Center for Biological Diversity

For Immediate Release, April 16, 2020


Patrick Donnelly, Center for Biological Diversity, (702) 483-0449,
Kyle Roerink, Great Basin Water Network, (702) 324-9662,
Laura Martin, Progressive Leadership Alliance of Nevada, (702) 292-1279,

Nevada Water Officials to Abandon Appeal of Massive Las Vegas Pipeline Project

Some State, Federal Permits Still Pending

LAS VEGAS— The Southern Nevada Water Authority announced today it won’t appeal a recent court loss denying water rights for its massive groundwater pipeline development project.

“We’re thrilled that the water authority says it’s abandoning this destructive pipeline boondoggle,” said Patrick Donnelly, Nevada state director at the Center for Biological Diversity. “Eastern Nevada’s fragile ecosystems and rural communities have won a reprieve, but the fight isn’t over. As long as pipeline permits are still alive, our struggle continues.”

The 300-mile pipeline project would siphon 7.8 billion gallons of water a year from desert groundwater basins on public lands in eastern Nevada to fill swimming pools and water golf courses in Las Vegas. It would threaten to dry up hundreds of springs and thousands of acres of wetlands, including in two national park units and several national wildlife refuges.

The water authority still has pending water rights applications and an application for the pipeline’s right of way with the Bureau of Land Management.

“Great Basin residents can breathe a great sigh of relief,” said Kyle Roerink, executive director of the Great Basin Water Network. “Our attorneys, White Pine County officials, tribes and front-line communities have said this project was illegal for more than three decades. Today’s news vindicates their fierce opposition and years of fighting a David vs. Goliath battle. But SNWA must revoke its remaining water rights applications and withdraw its right-of-way application.”

Nevadans and Great Basin indigenous communities have waged a 30-year political and legal campaign to stop construction of the $15 billion pipeline. In its most recent court loss, a Nevada district court judge ruled that the harm from water withdrawals for the pipeline could not be sufficiently mitigated to protect the environment and communities from irreparable harm.

“SWNA’s pipeline plan prioritized the profits of Southern Nevada over the lives of rural Nevadans,” said Laura Martin, executive director of the Progressive Leadership Alliance of Nevada. “Since PLAN’s founding we have proudly stood with the Great Basin Water Network and our allies, and will continue to protest this water grab until SNWA withdraws their water rights applications. This isn’t over until SNWA completely cuts all ties to the project.”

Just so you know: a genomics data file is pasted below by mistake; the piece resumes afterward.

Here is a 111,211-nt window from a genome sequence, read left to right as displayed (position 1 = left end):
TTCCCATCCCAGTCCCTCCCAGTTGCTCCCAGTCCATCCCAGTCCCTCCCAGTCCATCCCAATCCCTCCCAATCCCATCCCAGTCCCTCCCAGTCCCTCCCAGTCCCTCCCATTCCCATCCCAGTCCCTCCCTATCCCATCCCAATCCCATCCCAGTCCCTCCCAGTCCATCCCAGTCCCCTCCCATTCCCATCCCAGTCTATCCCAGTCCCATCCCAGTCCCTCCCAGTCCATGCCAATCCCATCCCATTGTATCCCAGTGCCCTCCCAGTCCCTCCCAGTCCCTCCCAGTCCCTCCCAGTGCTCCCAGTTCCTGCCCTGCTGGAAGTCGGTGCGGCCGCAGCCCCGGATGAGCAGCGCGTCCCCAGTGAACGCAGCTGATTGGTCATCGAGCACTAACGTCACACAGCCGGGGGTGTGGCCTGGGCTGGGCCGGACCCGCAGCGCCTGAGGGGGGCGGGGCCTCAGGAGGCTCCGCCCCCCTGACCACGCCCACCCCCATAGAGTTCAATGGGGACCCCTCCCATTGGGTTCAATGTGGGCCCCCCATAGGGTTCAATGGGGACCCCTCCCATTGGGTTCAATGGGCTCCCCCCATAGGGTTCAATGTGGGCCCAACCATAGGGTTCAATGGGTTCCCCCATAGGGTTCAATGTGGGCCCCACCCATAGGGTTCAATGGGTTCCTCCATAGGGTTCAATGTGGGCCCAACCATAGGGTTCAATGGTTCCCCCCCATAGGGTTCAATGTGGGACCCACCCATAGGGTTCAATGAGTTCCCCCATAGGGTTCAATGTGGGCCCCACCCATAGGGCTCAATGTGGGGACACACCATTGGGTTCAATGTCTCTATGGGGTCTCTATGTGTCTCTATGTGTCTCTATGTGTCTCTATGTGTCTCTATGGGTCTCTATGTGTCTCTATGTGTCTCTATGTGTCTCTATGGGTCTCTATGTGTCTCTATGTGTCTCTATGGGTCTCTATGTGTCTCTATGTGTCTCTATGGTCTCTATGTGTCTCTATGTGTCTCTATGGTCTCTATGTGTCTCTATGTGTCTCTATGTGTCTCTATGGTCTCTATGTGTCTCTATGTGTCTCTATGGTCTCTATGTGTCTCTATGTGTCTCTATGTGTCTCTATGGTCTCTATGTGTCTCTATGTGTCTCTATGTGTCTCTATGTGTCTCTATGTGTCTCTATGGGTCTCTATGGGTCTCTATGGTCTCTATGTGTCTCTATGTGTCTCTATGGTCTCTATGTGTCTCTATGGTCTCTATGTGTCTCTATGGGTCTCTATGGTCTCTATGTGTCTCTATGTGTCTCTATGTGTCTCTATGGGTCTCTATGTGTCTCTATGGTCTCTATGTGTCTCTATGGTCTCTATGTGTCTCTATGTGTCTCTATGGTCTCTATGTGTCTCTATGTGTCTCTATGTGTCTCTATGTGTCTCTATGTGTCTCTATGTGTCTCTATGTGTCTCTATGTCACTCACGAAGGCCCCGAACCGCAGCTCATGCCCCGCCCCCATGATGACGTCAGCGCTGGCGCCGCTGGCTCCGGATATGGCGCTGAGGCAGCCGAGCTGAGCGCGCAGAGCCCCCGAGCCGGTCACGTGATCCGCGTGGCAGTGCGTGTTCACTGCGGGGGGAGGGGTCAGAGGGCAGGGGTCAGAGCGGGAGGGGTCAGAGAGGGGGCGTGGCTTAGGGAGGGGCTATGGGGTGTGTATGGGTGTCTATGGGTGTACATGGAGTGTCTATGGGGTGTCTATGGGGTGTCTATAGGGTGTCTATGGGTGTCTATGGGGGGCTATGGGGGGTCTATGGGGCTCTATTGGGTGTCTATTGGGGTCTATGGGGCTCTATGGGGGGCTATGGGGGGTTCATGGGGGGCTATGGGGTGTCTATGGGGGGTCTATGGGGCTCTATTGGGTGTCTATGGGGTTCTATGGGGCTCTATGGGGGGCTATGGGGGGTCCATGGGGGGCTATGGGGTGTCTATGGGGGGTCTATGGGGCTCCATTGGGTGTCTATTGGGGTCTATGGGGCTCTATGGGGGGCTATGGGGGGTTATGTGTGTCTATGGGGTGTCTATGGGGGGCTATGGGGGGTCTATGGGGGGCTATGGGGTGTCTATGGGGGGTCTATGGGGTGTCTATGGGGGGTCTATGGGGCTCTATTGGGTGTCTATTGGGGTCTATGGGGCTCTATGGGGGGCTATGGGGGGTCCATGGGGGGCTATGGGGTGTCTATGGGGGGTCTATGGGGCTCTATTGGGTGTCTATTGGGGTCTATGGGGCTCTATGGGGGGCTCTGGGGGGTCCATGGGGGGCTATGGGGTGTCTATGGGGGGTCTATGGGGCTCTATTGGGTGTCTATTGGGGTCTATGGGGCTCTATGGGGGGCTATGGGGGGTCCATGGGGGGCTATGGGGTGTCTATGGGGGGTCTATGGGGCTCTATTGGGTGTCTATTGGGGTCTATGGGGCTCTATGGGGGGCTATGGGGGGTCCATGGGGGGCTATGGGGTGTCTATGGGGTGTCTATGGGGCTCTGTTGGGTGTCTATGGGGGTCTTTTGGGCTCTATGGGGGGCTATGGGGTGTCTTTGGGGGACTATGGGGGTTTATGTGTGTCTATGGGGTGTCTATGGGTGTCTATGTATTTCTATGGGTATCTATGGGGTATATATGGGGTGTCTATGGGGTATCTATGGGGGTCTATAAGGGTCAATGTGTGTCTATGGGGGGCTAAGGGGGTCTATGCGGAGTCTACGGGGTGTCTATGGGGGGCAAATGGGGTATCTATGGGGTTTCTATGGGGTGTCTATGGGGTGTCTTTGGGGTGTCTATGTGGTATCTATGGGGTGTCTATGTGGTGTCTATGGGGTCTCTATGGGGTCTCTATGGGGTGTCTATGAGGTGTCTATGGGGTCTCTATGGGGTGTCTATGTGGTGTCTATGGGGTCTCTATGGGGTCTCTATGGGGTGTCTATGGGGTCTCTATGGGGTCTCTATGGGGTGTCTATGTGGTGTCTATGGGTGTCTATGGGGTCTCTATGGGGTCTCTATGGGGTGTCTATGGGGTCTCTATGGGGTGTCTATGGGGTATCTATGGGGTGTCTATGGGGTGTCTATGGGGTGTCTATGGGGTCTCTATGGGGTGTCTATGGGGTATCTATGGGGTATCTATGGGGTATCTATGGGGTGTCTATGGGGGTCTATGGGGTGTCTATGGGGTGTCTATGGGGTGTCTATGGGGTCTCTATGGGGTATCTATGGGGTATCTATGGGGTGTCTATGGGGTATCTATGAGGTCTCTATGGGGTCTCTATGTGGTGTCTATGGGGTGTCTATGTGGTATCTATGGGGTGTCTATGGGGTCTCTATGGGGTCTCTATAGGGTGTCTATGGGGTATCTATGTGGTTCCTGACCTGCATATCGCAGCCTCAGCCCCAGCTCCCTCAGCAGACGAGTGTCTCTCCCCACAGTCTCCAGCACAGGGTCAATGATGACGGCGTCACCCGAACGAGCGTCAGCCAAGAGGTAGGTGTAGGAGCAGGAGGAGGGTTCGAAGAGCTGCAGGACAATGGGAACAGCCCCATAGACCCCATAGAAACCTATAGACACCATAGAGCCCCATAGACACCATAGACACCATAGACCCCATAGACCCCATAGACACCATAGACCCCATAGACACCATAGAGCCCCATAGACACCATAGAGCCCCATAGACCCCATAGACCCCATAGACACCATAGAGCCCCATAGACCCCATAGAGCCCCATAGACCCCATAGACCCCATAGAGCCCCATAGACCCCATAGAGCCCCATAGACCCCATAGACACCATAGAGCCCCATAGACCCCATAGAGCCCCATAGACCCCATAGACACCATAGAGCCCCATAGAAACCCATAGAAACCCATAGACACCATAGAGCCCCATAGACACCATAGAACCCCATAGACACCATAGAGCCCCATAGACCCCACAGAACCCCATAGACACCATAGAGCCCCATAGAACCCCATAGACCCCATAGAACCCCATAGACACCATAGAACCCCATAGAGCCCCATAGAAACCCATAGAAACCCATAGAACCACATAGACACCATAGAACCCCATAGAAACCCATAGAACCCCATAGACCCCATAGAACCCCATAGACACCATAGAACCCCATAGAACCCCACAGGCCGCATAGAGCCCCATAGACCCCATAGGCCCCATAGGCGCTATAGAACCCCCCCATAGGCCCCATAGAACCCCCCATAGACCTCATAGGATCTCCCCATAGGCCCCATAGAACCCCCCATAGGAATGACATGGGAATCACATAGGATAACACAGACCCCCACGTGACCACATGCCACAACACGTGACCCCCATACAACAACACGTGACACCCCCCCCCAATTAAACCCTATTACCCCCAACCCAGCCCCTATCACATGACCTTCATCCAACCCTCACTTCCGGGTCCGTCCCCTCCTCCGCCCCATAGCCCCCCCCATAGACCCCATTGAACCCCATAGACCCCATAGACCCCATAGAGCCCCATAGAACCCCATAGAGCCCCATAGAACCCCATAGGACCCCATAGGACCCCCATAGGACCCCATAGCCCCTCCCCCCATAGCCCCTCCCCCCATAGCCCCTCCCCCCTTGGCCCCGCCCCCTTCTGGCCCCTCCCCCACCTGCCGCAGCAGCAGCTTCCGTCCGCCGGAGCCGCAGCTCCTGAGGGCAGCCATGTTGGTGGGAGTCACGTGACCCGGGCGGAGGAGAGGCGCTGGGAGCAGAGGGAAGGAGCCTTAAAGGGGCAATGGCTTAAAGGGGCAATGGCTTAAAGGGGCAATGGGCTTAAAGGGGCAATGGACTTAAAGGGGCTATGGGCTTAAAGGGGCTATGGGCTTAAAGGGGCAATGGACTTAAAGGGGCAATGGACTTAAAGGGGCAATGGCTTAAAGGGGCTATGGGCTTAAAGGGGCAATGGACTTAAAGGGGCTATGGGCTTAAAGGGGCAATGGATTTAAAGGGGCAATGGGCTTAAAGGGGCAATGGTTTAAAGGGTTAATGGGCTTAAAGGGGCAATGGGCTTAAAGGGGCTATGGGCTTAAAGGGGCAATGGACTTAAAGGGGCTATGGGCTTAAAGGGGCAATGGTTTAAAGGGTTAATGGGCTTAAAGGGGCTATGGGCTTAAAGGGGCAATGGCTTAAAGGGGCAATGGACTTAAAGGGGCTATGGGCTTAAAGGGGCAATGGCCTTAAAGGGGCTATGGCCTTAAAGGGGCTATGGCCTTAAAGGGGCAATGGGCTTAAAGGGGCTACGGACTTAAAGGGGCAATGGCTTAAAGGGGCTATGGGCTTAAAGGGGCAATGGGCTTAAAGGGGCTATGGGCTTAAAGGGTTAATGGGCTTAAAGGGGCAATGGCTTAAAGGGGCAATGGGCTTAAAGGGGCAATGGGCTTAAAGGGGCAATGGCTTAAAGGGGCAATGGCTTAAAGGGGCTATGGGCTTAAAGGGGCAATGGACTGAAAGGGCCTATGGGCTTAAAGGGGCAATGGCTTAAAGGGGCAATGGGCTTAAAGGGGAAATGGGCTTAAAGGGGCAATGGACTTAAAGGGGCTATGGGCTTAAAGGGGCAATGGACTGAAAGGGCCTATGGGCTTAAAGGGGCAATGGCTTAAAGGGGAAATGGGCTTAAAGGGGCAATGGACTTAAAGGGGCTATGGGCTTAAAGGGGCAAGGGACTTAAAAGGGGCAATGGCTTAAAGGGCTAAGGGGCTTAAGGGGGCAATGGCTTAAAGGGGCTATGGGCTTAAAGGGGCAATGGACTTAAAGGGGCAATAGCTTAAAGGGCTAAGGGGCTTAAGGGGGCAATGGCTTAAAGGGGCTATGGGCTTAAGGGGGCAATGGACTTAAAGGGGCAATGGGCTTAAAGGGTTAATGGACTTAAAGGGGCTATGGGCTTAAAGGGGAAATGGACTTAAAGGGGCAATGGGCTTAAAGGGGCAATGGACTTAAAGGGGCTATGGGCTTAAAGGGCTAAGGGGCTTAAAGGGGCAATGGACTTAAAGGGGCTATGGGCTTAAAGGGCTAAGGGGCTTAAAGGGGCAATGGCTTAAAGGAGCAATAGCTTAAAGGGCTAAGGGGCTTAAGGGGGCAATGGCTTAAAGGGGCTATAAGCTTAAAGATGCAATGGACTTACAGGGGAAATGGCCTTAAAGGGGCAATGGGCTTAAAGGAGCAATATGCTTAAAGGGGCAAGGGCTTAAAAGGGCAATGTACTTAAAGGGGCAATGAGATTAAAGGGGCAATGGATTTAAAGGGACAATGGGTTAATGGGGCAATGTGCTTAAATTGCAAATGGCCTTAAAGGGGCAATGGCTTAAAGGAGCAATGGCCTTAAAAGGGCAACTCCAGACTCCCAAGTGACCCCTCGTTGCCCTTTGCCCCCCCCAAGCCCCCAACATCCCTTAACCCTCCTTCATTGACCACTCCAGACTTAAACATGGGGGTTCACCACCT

A coalition of environmentalists, Native American tribes, ranchers, rural communities, and local governments banded together 30 years ago to fight the pipeline under the banner of the Great Basin Water Network. The network and White Pine County were the plaintiffs in the litigation that the Southern Nevada Water Authority abandoned today.

Eastern Nevada is home to the Western Shoshone people, and their legal and political advocacy has been a central feature of the fight against the pipeline. The Progressive Leadership Alliance of Nevada worked to mobilize native communities and helped organize a sacred prayer run along the route of the pipeline in 2018.

The Center for Biological Diversity is a national, nonprofit conservation organization with more than 1.7 million members and online activists dedicated to the protection of endangered species and wild places.

The Great Basin Water Network was formed to protect the water resources of the Great Basin for current and future residents, animals and plants.

The Progressive Leadership Alliance of Nevada (PLAN) was founded in 1994 to bring together diverse and potentially competing organizations into one cohesive force for social and environmental justice in Nevada. Since 1994, our organization has grown from 12 original founding member groups to a current membership of nearly 30 organizations.

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